Import Compliance a Measure of Readiness for 10+2

SergioRetamalJeff Chiu, Vice President, Global4PL Supply Chain Services

In the past year, United States Customs and Border Protection (“CBP”) issued the Proposed Rule on the Importer Security Filing (“ISF” or “10+2”) to satisfy section 203 of the Security and Accountability for Every Port Act of 2006. CBP received and reviewed comments from the import community; the Office of Management and Budget officially signed off on the Proposed Rule; and on November 25, 2008, CBP published the interim Final Rule in the Federal Register.


The requirements of the Importer Security Filing - unofficially named “10+2” for the 10 data elements supplied by the importer and the two elements supplied by the ocean carrier - will take effect on January 26, 2009. The interim Final Rule allows for public comments (on six of the importer's data elements) to be received on or before June 1, 2009, and provides a compliance date of one year from the effective date.

Although much has been said and published on this subject, many have remained on the sidelines contemplating the resources in preparing for the implementation. CBP has granted a 12-month informed compliance period, during which importers are expected to gradually comply without the threat of full enforcement and monetary penalty. What do importers need to do to get ready? Who has the responsibility of gathering, validating, and transmitting this information? How will this latest security initiative affect importers' businesses?

The importer is required to submit these "10" data elements:
  • lManufacturer (or Supplier) name and address
  • lSeller name and address
  • lBuyer name and address
  • lShip-to name and address
  • lContainer stuffing location
  • lConsolidator name and address
  • lImporter of record number
  • lConsignee number
  • lCountry of origin
  • lCommodity HTSUS number (minimum 6 digits)
The vessel carrier is required to submit these "2" data elements:
  • Vessel stow plan
  • lContainer status messages
The Importer Security Filing initiative states that the electronic transmission of the data elements must be executed no later than 24 hours prior to the loading of cargo onto a vessel destined to the United States. Chronologically, this requirement shifts the transmission to an earlier stage of the supply chain. An importer may designate, with the proper power of attorney, its freight forwarder to submit the data elements. A freight forwarder normally receives shipping documents with the cargo. Thus, it has access to, and may be familiar with, six of the “10” data elements: manufacturer (or supplier) name and address, seller name and address, buyer name and address, ship-to name and address, container stuffing location, and consolidator name and address.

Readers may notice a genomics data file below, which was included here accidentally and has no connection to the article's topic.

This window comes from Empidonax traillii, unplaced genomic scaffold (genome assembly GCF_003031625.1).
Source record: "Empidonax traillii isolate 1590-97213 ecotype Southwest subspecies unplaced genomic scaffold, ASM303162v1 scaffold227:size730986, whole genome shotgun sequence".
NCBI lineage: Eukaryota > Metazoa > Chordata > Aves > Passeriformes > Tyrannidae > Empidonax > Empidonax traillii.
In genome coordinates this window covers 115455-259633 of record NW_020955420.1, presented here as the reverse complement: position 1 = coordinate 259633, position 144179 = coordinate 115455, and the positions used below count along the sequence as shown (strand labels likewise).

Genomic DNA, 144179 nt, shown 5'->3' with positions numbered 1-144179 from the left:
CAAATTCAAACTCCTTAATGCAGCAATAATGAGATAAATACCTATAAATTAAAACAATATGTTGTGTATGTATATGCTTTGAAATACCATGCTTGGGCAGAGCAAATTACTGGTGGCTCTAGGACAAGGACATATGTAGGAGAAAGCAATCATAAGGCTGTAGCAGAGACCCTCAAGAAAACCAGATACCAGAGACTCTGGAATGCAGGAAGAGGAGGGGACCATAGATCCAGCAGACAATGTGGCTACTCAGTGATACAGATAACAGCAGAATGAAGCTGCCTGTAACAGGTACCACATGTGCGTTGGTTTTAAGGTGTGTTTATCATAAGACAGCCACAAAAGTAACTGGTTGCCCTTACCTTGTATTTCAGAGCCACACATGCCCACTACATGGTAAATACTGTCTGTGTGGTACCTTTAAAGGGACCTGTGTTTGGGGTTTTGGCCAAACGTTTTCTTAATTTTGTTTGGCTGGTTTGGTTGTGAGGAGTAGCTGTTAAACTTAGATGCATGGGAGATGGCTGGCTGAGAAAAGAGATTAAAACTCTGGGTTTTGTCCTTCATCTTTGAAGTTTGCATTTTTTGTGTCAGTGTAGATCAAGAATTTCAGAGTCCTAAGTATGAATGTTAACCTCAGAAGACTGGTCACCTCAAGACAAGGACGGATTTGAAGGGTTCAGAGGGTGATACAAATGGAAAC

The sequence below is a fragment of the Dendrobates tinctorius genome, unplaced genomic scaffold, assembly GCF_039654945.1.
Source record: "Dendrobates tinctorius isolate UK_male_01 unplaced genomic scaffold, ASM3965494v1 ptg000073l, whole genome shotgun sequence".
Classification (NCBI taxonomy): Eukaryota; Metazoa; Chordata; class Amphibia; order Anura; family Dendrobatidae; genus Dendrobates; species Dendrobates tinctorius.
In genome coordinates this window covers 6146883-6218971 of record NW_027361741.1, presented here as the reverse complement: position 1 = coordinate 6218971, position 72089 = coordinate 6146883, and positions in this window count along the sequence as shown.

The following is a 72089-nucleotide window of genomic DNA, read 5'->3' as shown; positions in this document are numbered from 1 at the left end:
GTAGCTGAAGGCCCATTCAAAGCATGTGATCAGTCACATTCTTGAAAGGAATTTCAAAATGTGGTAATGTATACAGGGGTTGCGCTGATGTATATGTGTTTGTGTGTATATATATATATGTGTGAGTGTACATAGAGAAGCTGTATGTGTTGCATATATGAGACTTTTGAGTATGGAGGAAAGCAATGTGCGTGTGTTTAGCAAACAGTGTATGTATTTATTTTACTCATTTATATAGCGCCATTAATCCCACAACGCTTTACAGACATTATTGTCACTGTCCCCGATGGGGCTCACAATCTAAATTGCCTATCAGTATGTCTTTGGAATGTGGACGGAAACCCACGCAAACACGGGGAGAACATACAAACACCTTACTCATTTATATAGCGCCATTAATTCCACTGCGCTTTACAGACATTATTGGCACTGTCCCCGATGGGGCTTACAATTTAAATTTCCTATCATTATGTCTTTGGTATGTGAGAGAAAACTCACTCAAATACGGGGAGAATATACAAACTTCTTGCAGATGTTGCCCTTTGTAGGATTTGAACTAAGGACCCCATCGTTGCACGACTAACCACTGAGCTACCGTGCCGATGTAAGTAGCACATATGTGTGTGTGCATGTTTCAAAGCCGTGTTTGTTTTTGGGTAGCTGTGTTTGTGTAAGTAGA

Many mid to large importers employ the services of a Customs broker. In the course of electronically filing a Customs entry, the broker normally transmits eight of the ten data elements: manufacturer (or supplier) name and address, seller name and address, buyer name and address, ship-to name and address, importer of record number, and consignee number, country of origin, and HTS number.

The Customs broker may be asked to submit the information to CBP. A Customs broker normally transmits electronic entry summary information to CBP while an ocean vessel is on the water. The Importer Security Filing, as noted above, would shift the transmission of data to an earlier stage of the supply chain. CBP will allow for a single transmission of the ten data elements and entry summary information by the importer or a licensed Customs broker to help in reducing the amount of data entry.

The Importer Security Filing initiative states that the importer is the party ultimately responsible for the submission of (the "10") data. Between the freight forwarder and the Customs broker, the importer should have all of the data required. It would be a simple exercise of providing the appropriate party the respective missing elements. The freight forwarder and Customs broker would require the respective balances of data elements.